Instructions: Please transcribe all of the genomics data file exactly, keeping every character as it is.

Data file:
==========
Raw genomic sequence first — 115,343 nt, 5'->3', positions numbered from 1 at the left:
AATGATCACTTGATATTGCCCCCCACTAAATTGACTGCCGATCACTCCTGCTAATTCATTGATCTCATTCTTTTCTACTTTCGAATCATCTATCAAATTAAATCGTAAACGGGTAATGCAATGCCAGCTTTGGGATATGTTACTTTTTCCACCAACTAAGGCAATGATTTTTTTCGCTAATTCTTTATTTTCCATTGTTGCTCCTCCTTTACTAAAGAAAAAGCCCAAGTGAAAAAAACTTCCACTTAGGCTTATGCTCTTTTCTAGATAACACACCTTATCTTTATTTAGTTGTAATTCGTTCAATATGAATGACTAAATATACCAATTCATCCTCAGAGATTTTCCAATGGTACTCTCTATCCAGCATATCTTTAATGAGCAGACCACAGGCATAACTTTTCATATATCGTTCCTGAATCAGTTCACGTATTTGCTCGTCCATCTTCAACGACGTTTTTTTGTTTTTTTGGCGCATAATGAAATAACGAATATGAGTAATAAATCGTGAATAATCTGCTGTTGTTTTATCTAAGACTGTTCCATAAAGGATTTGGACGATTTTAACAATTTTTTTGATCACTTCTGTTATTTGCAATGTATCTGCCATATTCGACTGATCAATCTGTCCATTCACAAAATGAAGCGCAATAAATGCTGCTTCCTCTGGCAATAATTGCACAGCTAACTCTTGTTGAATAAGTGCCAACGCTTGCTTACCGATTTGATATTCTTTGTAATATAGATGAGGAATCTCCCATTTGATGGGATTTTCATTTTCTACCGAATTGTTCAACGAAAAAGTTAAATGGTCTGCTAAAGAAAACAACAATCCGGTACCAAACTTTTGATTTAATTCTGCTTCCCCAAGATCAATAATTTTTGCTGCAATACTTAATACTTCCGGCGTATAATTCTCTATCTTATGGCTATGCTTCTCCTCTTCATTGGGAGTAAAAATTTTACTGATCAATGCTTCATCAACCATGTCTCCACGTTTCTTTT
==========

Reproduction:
Raw genomic sequence first — 115,343 nt, 5'->3', positions numbered from 1 at the left:
AATGATCACTTGATATTGCCCCCCACTAAATTGACTGCCGATCACTCCTGCTAATTCATTGATCTCATTCTTTTCTACTTTCGAATCATCTATCAAATTAAATCGTAAACGGGTAATGCAATGCCAGCTTTGGGATATGTTACTTTTTCCACCAACTAAGGCAATGATTTTTTTCGCTAATTCTTTATTTTCCATTGTTGCTCCTCCTTTACTAAAGAAAAAGCCCAAGTGAAAAAAACTTCCACTTAGGCTTATGCTCTTTTCTAGATAACACACCTTATCTTTATTTAGTTGTAATTCGTTCAATATGAATGACTAAATATACCAATTCATCCTCAGAGATTTTCCAATGGTACTCTCTATCCAGCATATCTTTAATGAGCAGACCACAGGCATAACTTTTCATATATCGTTCCTGAATCAGTTCACGTATTTGCTCGTCCATCTTCAACGACGTTTTTTTGTTTTTTTGGCGCATAATGAAATAACGAATATGAGTAATAAATCGTGAATAATCTGCTGTTGTTTTATCTAAGACTGTTCCATAAAGGATTTGGACGATTTTAACAATTTTTTTGATCACTTCTGTTATTTGCAATGTATCTGCCATATTCGACTGATCAATCTGTCCATTCACAAAATGAAGCGCAATAAATGCTGCTTCCTCTGGCAATAATTGCACAGCTAACTCTTGTTGAATAAGTGCCAACGCTTGCTTACCGATTTGATATTCTTTGTAATATAGATGAGGAATCTCCCATTTGATGGGATTTTCATTTTCTACCGAATTGTTCAACGAAAAAGTTAAATGGTCTGCTAAAGAAAACAACAATCCGGTACCAAACTTTTGATTTAATTCTGCTTCCCCAAGATCAATAATTTTTGCTGCAATACTTAATACTTCCGGCGTATAATTCTCTATCTTATGGCTATGCTTCTCCTCTTCATTGGGAGTAAAAATTTTACTGATCAATGCTTCATCAACCATGTCTCCACGTTTCTTTT